UK Radio Station Sanctioned by Ofcom over Coronavirus Conspiracy Theories

Photo by Alessandro Cerino Dr. Alexandros Antoniou, Lecturer in Media Law, University of Essex On 7 December 2020, Ofcom, the UK’s communications regulator, found that The Family Programme, a live radio broadcast, featured potentially harmful statements about the COVID-19 pandemic without adequate protection for listeners. The regulator currently prioritises cases linked to the coronavirus where programmes … Continue reading UK Radio Station Sanctioned by Ofcom over Coronavirus Conspiracy Theories

COVID-19 Research on Vulnerable Communities Proves Influential

Photo by Kate Trifo A publication featuring rapid responses to the impact of COVID-19 from a range of Essex experts has been recognised as influential by a panel providing evidence to government. COVID-19, Law and Human Rights: Essex Dialogues, a 32-chapter collection featuring contributions from the School of Law, Human Rights Centre and School of Health and Social Care, … Continue reading COVID-19 Research on Vulnerable Communities Proves Influential

Coronavirus and Harm in Broadcast Content

Photo by Fringer Cat UK communications regulator Ofcom has so far made six sanctions decisions on broadcast content related to the coronavirus. What do these decisions illustrate about what Ofcom considers harmful? In this post, Professor Lorna Woods explains the different types of harm that the regulator appears to take into account when considering misinformation around the virus and … Continue reading Coronavirus and Harm in Broadcast Content

Serial Health Risks and Civil Liability: A Comparative Study of French and English Law

Photo credit: Pixabay Dr. Emmanuelle Lemaire, Lecturer in Law, University of Essex Abstract Serial health risks are increasing in occurrence and have the capacity to affect large numbers of people living in different countries. Thalidomide, contaminated blood, Diethylstilboestrol (DES), asbestos and Bovine Spongiform Encephalitis (BSE) are among some of the most well-known examples of serial … Continue reading Serial Health Risks and Civil Liability: A Comparative Study of French and English Law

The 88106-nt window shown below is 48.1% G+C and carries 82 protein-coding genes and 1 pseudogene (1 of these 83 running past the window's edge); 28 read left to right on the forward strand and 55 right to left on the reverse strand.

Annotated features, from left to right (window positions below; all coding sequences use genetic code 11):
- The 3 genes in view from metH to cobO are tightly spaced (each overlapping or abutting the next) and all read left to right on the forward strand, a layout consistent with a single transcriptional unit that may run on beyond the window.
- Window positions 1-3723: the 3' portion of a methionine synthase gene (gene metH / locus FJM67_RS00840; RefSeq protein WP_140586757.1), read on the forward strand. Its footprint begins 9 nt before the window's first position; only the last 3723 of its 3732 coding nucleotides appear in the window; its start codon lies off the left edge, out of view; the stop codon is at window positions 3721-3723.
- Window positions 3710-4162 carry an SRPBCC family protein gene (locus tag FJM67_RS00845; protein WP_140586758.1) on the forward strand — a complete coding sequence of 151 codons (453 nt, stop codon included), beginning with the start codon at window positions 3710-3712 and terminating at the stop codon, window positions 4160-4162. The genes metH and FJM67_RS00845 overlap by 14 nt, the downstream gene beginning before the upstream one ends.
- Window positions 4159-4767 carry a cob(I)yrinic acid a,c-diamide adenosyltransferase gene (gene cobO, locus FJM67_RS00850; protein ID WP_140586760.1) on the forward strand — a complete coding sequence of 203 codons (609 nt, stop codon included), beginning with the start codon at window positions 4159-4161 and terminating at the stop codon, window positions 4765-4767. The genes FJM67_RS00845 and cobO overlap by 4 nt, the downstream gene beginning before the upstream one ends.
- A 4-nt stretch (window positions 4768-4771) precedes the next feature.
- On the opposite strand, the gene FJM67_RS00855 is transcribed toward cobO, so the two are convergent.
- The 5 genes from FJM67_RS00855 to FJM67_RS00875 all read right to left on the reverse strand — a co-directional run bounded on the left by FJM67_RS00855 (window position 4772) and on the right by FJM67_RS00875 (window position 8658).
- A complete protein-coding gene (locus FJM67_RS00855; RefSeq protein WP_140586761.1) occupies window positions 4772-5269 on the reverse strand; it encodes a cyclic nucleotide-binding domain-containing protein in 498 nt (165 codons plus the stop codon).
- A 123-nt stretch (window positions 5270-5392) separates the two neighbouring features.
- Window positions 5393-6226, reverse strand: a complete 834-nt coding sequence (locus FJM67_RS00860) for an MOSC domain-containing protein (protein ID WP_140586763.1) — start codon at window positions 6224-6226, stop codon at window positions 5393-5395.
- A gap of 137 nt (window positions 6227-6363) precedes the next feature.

The Coronavirus Act 2020 and Guidance Governing Social Relationships and Communication: An Orwellian Dystopia or a Protective Bubble?

Photo by Unsplash On 10 September 2020, Dr Samantha Davey, Lecturer in Law at the University of Essex, presented her paper entitled ‘The Coronavirus Act 2020 and Guidance Governing Social Relationships and Communication: An Orwellian Dystopia or a Protective Bubble?’ at the digital conference ‘Are Emergency Measures in Response to COVID-19 a Threat to Democracy? … Continue reading The Coronavirus Act 2020 and Guidance Governing Social Relationships and Communication: An Orwellian Dystopia or a Protective Bubble?

Spain’s New Minimum Income Scheme: A Victory and A Historic Failure

Photo by Daniel Prado Dr. Koldo Casla, Lecturer in Law, University of Essex This could be the most significant test of Spain’s fairness as a society. Starting last month, Spain has a minimum income scheme in place. Considering some of the international coverage, you would be forgiven for thinking it is some sort of universal basic income. It … Continue reading Spain’s New Minimum Income Scheme: A Victory and A Historic Failure

The Persistent and Pernicious Abuse of Insolvency Law: What’s Next after Virgin Atlantic?

Image by skeeze Dr. Eugenio Vaccari, Lecturer in Law, University of Essex England is no stranger to strategic or – at times – abusive use of insolvency provisions. In the early 2000s, a mechanism frequently used by debtors to retain the control of distressed companies at the expense of their creditors was pre-packaged administration. Following … Continue reading The Persistent and Pernicious Abuse of Insolvency Law: What’s Next after Virgin Atlantic?

The Crown Preference is Law (Again): Spinning the Clock Back to Early-2000s?

Image by Steve Buissinne Dr. Eugenio Vaccari, Lecturer in Law, University of Essex The Pari Passu Principle In corporate insolvency procedures, not all creditors are alike. This is despite the pari passu principle. The pari passu principle is often said to be a fundamental rule of any corporate insolvency law system. It holds that, when … Continue reading The Crown Preference is Law (Again): Spinning the Clock Back to Early-2000s?

The right to health must guide responses to COVID-19

Image by Raam Gottimukkala from Pixabay Judith Bueno de Mesquita, Co-Deputy Director of the Human Rights Centre, and Lecturer in International Human Rights Law, University of Essex, has co-authored a Comment on ‘The right to health must guide responses to COVID-19’with Dr Dainius Puras (UN Special Rapporteur on the right to health), Luisa Cabal, Allan … Continue reading The right to health must guide responses to COVID-19

Delayed Publication of Coronavirus Regulations and Legal Certainty – Concerns and Protections

Liverpool Street Station, London; photo by Ben Garratt Lee Marsons, PhD Candidate and Graduate Teaching Assistant, School of Law, University of Essex As part of my compilation of resources on Covid-19 for the UK Administrative Justice Institute (UKAJI), I have been paying close attention to the publication of delegated legislation throughout this crisis. My main sources for … Continue reading Delayed Publication of Coronavirus Regulations and Legal Certainty – Concerns and Protections